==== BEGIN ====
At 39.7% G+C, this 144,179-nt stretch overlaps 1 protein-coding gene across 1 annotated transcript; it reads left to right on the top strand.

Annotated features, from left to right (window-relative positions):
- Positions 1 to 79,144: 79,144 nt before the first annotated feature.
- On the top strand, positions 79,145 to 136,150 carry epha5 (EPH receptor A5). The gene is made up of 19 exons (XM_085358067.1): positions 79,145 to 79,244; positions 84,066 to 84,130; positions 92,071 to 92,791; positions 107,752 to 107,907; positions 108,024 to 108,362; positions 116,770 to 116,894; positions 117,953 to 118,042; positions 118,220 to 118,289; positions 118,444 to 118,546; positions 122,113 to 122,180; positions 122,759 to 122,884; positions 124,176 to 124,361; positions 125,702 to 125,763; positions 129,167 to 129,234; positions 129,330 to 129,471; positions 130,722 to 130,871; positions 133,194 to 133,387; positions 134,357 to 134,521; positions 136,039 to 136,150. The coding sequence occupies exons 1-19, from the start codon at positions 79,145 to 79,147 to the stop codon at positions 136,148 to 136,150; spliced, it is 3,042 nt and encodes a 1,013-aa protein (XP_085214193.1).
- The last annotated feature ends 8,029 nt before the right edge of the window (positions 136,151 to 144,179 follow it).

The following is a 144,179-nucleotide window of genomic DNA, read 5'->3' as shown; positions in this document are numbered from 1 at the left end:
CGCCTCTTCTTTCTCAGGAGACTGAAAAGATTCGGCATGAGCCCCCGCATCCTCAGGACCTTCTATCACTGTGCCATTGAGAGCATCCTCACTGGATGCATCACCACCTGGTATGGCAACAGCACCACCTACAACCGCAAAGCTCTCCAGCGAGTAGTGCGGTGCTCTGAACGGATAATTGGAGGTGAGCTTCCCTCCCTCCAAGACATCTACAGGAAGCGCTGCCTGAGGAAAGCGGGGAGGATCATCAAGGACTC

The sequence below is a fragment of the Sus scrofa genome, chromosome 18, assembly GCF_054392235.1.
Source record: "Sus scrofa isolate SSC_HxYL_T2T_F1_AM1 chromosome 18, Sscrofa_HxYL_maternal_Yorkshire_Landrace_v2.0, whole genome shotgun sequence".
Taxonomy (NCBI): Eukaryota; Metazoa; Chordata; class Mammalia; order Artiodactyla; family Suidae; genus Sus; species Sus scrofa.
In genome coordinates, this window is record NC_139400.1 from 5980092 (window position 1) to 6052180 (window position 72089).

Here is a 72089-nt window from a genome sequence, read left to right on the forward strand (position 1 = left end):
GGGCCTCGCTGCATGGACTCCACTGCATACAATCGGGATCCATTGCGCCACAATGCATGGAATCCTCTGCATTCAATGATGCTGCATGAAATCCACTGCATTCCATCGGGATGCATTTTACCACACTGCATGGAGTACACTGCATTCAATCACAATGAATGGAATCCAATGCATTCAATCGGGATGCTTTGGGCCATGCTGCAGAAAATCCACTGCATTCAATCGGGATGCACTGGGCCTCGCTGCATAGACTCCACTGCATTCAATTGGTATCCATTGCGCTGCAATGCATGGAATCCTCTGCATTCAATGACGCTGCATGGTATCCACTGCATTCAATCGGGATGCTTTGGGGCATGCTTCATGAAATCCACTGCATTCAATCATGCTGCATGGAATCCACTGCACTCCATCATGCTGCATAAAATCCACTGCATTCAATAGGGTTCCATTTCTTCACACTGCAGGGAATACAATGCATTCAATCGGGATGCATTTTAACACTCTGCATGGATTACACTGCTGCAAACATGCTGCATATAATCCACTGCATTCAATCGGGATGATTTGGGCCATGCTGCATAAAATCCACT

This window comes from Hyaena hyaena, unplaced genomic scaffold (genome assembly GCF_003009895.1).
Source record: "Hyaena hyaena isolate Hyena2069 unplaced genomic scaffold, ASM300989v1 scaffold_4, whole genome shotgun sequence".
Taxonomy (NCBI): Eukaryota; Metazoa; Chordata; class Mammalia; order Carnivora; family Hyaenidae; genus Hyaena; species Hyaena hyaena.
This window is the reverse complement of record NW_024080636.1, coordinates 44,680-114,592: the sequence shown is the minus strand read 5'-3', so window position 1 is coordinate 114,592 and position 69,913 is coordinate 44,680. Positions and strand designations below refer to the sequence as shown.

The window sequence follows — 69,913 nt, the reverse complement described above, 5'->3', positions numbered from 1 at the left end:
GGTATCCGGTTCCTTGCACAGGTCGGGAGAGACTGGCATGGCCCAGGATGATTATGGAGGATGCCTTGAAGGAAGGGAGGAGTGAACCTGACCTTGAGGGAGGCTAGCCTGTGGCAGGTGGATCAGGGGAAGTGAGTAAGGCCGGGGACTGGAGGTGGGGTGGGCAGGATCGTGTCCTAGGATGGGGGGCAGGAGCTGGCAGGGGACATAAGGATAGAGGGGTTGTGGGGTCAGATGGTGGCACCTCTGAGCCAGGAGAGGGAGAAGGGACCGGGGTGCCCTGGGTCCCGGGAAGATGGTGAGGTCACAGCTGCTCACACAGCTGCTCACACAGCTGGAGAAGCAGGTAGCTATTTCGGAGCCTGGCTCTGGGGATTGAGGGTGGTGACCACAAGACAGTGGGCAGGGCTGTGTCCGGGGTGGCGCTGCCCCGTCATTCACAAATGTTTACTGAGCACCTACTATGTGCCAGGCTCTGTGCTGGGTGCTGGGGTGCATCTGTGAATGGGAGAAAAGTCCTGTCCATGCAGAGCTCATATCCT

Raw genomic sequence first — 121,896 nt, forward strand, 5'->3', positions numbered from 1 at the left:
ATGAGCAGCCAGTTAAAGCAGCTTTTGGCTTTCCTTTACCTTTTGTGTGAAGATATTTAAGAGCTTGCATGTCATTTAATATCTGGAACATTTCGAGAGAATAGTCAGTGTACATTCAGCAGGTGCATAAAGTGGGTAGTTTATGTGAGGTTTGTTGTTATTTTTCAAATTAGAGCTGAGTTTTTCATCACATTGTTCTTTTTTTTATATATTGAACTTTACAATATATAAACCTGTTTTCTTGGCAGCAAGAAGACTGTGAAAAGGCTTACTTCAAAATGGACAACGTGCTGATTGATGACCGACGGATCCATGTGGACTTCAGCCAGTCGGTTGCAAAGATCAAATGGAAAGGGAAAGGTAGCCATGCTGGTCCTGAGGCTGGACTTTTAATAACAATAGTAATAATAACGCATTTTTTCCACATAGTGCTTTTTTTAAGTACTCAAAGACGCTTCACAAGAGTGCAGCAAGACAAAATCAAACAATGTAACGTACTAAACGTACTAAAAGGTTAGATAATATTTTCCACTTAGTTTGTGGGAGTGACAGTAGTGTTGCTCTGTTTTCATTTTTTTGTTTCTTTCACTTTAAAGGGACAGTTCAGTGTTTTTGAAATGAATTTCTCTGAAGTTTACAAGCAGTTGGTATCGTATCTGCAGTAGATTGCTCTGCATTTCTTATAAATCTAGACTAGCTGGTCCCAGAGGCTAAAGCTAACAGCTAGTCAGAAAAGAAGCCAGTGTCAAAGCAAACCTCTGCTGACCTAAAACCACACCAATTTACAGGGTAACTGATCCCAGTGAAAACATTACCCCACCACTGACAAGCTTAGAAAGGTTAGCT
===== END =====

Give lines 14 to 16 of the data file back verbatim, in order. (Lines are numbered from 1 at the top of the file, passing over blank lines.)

This window comes from Hyaena hyaena, unplaced genomic scaffold (genome assembly GCF_003009895.1).
Source record: "Hyaena hyaena isolate Hyena2069 unplaced genomic scaffold, ASM300989v1 scaffold_4, whole genome shotgun sequence".
Taxonomy (NCBI): Eukaryota; Metazoa; Chordata; class Mammalia; order Carnivora; family Hyaenidae; genus Hyaena; species Hyaena hyaena.